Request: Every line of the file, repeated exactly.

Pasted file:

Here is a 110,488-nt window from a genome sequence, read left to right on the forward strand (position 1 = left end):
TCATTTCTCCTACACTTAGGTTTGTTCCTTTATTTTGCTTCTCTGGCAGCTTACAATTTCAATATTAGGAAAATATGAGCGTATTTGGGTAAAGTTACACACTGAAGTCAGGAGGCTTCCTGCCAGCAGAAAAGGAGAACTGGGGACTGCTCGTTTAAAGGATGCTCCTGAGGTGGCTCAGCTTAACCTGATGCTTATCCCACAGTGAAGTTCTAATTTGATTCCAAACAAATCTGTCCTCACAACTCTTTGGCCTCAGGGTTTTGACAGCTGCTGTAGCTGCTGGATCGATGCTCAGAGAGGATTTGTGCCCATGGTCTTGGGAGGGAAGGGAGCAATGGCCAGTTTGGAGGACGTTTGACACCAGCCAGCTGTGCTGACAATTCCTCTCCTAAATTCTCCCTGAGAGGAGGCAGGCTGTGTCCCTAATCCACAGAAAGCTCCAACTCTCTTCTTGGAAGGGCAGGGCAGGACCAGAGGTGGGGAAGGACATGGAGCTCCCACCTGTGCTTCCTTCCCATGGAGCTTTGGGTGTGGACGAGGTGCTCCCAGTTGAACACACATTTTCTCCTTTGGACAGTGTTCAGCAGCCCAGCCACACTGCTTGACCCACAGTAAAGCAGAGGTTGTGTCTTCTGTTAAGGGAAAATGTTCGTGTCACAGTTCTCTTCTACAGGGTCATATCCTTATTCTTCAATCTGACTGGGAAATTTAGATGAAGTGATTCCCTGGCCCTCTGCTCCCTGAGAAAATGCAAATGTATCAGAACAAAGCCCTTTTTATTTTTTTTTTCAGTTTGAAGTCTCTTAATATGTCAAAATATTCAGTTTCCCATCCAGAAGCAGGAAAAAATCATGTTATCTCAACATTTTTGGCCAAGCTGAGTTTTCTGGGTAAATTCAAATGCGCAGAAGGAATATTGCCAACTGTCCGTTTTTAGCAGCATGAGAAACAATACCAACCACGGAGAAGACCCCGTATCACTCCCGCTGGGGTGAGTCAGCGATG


Here is a 110,488-nt window from a genome sequence, read left to right on the forward strand (position 1 = left end):
TCATTTCTCCTACACTTAGGTTTGTTCCTTTATTTTGCTTCTCTGGCAGCTTACAATTTCAATATTAGGAAAATATGAGCGTATTTGGGTAAAGTTACACACTGAAGTCAGGAGGCTTCCTGCCAGCAGAAAAGGAGAACTGGGGACTGCTCGTTTAAAGGATGCTCCTGAGGTGGCTCAGCTTAACCTGATGCTTATCCCACAGTGAAGTTCTAATTTGATTCCAAACAAATCTGTCCTCACAACTCTTTGGCCTCAGGGTTTTGACAGCTGCTGTAGCTGCTGGATCGATGCTCAGAGAGGATTTGTGCCCATGGTCTTGGGAGGGAAGGGAGCAATGGCCAGTTTGGAGGACGTTTGACACCAGCCAGCTGTGCTGACAATTCCTCTCCTAAATTCTCCCTGAGAGGAGGCAGGCTGTGTCCCTAATCCACAGAAAGCTCCAACTCTCTTCTTGGAAGGGCAGGGCAGGACCAGAGGTGGGGAAGGACATGGAGCTCCCACCTGTGCTTCCTTCCCATGGAGCTTTGGGTGTGGACGAGGTGCTCCCAGTTGAACACACATTTTCTCCTTTGGACAGTGTTCAGCAGCCCAGCCACACTGCTTGACCCACAGTAAAGCAGAGGTTGTGTCTTCTGTTAAGGGAAAATGTTCGTGTCACAGTTCTCTTCTACAGGGTCATATCCTTATTCTTCAATCTGACTGGGAAATTTAGATGAAGTGATTCCCTGGCCCTCTGCTCCCTGAGAAAATGCAAATGTATCAGAACAAAGCCCTTTTTATTTTTTTTTTCAGTTTGAAGTCTCTTAATATGTCAAAATATTCAGTTTCCCATCCAGAAGCAGGAAAAAATCATGTTATCTCAACATTTTTGGCCAAGCTGAGTTTTCTGGGTAAATTCAAATGCGCAGAAGGAATATTGCCAACTGTCCGTTTTTAGCAGCATGAGAAACAATACCAACCACGGAGAAGACCCCGTATCACTCCCGCTGGGGTGAGTCAGCGATG